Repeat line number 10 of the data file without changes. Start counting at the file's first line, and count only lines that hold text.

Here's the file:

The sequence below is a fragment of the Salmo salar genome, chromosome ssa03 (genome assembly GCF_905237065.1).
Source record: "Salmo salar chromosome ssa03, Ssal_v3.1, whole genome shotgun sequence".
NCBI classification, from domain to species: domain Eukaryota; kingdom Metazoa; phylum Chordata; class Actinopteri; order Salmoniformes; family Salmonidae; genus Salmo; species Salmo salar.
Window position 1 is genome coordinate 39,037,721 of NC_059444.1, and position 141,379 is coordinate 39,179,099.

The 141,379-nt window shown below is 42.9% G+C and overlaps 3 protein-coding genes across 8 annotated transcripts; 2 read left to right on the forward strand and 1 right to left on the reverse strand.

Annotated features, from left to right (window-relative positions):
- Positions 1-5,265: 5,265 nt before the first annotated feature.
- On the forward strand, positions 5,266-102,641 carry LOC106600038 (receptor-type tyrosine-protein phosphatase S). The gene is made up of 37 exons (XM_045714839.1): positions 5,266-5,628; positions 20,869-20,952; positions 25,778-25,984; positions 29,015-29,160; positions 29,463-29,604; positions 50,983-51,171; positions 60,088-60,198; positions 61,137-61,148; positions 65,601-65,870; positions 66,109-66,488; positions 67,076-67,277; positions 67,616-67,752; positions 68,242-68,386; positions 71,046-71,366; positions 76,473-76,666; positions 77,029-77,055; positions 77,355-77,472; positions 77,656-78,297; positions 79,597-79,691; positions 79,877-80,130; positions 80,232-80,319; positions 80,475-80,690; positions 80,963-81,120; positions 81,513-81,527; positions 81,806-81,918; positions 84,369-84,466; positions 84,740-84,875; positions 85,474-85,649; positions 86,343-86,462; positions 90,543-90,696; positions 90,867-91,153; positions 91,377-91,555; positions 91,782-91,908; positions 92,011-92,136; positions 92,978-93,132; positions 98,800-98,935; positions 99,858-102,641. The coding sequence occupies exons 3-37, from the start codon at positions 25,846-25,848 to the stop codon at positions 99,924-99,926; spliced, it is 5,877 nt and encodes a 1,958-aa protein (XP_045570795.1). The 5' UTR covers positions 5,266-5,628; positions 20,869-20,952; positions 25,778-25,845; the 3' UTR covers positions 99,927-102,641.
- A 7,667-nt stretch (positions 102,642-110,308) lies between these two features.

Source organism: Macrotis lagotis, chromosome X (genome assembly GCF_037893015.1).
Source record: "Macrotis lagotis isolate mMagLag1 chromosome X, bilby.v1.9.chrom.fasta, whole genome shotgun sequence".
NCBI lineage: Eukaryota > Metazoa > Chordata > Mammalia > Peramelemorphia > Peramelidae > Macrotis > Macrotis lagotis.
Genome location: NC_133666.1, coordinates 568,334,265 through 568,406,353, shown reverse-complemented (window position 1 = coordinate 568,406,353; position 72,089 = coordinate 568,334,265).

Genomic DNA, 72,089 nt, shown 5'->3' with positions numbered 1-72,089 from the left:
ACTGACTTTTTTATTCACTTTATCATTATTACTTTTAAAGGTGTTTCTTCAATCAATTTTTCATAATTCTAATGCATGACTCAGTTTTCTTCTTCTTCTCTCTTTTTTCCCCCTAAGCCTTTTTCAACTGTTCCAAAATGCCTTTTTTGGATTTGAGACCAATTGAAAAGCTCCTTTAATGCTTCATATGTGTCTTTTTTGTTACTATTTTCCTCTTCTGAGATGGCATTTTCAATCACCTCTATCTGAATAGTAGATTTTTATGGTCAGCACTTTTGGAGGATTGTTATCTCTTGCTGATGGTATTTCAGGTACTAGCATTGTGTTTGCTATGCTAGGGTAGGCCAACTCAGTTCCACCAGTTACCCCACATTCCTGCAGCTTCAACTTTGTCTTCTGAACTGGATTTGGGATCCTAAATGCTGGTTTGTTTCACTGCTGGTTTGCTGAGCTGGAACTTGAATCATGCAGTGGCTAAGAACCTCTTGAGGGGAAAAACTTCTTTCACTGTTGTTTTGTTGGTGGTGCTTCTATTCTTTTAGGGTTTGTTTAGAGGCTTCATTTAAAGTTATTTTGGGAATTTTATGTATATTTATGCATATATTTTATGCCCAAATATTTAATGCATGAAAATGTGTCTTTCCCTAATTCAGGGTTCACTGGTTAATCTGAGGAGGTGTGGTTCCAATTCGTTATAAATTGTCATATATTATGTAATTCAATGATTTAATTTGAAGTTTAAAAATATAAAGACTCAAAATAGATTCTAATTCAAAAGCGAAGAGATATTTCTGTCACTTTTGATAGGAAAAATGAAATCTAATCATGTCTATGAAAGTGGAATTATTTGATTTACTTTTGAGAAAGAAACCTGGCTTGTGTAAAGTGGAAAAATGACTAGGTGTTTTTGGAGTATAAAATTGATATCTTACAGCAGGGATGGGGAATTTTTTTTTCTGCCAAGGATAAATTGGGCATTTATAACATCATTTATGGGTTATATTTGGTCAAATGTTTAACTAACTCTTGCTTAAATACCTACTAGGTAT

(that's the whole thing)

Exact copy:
Source organism: Macrotis lagotis, chromosome X (genome assembly GCF_037893015.1).